Seriously, though: this glowing ball is on a planet with no water, has the power to make it rain but doesn't? Glowing ASSHOLE is more like it.
The most egregious stuff in Solarbabies -- besides the stupid shit I just mentioned -- is that it's one of these fucking sci-fi movies in which the screenwriters think that just changing a few words around (or, even worse, just adding on to existing words) somehow means it's THE FUTURE. The military douchebags who hog all the water are called the Eco Protectorate. The police are called the E-police. When Charles Durning orders the orphans to dig, he says "Give me 30 cubic meters." Because in the future, manual labor is measured by volume.
Oh, right. Charles Durning is in this movie. He runs the orphanage. At one point, he says "I don't want this orphanage to run like a prison!" He says this even though his character is named The Warden. And the orphans are basically wearing prison jumpsuits. And there are guards everywhere. And he makes them dig a hole as punishment. A 30 cubic meter hole.
The cast alone should make for a very entertaining movie, but everyone is stranded by the material and, as a result, does some of the worst work they've ever done. Jason Patric and James LeGros appear visibly embarrassed. Jamie Gertz throws herself into the nonsense with total sincerity, but winds up looking like a complete fool. Lukas Haas can't really be faulted because he's just a kid, but he seems to have learned a lot of his lines phonetically. He also walks around with such an expression of wonderment that, for a time, I became convinced that being in the movie Solarbabies was his Make-a-Wish. Peter DeLuise hardly registers, mostly playing the dumb muscle. That's even more disappointing because this is one of his only big screen credits. The only other one I can think of is Free Ride, in which he superglued his hand to his dick way before it was cool. Claude Brooks, as the movie's token black guy, has one little showcase in which he gets the glowing ball and breakdances with it. Because in the future, water might be gone but racism is not.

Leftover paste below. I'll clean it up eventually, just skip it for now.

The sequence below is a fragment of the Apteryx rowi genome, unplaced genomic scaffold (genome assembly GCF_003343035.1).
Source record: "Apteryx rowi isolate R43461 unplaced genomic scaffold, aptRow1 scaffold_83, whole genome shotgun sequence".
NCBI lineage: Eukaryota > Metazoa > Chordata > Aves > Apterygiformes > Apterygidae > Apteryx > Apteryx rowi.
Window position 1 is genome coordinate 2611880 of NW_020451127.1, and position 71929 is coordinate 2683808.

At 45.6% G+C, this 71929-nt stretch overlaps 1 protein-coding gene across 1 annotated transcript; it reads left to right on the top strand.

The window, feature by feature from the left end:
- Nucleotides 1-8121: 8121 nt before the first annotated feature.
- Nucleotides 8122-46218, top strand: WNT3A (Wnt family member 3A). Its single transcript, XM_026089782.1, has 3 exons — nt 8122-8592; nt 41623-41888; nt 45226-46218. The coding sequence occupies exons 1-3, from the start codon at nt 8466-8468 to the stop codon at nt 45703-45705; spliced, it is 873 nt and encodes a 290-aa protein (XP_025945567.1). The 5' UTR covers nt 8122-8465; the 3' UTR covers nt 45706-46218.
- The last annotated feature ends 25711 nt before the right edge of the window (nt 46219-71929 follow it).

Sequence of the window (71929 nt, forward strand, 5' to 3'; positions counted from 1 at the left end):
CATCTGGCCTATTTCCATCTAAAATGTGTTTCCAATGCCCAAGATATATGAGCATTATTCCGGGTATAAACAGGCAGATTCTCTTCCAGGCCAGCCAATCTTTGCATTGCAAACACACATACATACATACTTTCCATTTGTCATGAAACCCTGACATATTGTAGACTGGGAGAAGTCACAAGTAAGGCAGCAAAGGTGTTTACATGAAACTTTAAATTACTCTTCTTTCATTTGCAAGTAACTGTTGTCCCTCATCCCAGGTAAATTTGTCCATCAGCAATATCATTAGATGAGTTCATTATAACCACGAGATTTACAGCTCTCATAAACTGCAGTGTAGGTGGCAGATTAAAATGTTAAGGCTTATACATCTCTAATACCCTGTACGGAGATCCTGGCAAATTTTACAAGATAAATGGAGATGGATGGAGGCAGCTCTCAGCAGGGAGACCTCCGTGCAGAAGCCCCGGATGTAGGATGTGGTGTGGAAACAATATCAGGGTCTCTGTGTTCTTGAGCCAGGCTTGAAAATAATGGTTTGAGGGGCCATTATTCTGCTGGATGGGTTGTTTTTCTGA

Because it was directed by his former choreographer, Solarbabies was produced through Mel Brooks' Brooksfilms. Consider the fact that Brooksfilms' other production in 1986 was the David Cronenberg remake of The Fly, which is a masterpiece. The only thing it was missing?
Some of you will feel I've been too harsh. You will say you have a soft spot in your heart for Solarbabies, probably because you saw it on HBO a lot growing up (I don't know how I missed it; it really was on all the time) and it has a bunch of random elements in it that a seven-year old might think are neat: rollerskating, glowing ball, bird robot, Charles Durning. A seven-year old can't figure out that none of these things connect. Or are good. This is the danger of these "It Came from the '80s" columns: we confuse nostalgia for quality. Do yourself a favor and rewatch Solarbabies. Let me know if you think it holds up.